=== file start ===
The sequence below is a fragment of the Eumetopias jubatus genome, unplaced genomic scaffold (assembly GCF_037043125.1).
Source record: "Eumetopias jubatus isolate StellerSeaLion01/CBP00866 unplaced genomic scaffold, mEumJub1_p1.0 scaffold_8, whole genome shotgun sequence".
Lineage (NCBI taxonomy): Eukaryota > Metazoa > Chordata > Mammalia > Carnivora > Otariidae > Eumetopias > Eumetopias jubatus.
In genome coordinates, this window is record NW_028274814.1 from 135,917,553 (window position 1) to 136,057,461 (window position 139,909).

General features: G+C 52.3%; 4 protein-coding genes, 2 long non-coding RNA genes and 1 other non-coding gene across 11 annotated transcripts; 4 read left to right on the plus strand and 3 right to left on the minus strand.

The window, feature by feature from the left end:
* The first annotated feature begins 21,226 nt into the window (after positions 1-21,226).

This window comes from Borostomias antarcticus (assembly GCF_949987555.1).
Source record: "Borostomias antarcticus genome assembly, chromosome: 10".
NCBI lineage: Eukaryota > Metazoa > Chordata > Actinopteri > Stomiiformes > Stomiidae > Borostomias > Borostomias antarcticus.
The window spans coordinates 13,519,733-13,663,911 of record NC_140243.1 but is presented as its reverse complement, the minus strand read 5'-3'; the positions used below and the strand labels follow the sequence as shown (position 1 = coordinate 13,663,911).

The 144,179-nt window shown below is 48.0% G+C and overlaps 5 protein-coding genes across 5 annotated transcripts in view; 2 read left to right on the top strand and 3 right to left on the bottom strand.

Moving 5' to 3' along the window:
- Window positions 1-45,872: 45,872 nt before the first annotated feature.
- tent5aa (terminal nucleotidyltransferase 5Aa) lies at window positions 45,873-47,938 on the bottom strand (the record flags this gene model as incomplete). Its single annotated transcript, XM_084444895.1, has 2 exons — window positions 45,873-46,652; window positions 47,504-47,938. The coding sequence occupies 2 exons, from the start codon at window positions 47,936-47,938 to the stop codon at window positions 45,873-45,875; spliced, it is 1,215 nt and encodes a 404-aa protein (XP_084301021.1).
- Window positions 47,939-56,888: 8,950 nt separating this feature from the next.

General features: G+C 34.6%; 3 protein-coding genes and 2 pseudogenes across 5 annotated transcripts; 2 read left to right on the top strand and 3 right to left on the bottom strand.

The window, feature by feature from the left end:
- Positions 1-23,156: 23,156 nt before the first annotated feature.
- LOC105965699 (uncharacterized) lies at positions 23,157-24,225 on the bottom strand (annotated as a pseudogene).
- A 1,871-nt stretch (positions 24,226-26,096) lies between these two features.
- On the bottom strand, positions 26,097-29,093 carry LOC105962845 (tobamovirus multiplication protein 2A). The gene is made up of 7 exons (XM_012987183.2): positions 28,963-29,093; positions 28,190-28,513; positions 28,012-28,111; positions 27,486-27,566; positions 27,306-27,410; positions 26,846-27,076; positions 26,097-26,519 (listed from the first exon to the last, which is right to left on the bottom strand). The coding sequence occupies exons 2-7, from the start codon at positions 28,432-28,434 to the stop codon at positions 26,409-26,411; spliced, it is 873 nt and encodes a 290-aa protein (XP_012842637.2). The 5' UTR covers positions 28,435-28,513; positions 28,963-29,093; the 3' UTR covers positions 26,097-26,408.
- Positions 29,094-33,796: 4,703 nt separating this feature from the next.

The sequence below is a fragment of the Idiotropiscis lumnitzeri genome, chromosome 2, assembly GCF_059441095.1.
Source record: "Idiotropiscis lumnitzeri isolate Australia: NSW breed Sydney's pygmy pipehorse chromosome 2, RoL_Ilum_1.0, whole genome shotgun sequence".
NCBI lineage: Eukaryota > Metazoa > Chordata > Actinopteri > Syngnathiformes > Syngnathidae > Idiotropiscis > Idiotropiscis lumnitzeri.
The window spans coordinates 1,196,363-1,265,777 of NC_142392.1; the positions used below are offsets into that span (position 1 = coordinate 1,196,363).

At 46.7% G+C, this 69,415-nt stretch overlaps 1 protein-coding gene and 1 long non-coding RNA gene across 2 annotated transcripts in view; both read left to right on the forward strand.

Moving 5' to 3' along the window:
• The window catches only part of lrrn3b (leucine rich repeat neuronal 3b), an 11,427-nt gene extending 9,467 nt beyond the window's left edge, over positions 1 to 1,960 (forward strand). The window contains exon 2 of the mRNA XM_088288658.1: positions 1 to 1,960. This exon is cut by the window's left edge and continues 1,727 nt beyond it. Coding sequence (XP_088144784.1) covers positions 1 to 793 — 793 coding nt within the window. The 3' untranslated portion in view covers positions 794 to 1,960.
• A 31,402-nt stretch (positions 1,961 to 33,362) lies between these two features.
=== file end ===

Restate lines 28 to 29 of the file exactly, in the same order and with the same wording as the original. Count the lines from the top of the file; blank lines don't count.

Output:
At 46.7% G+C, this 69,415-nt stretch overlaps 1 protein-coding gene and 1 long non-coding RNA gene across 2 annotated transcripts in view; both read left to right on the forward strand.

Moving 5' to 3' along the window: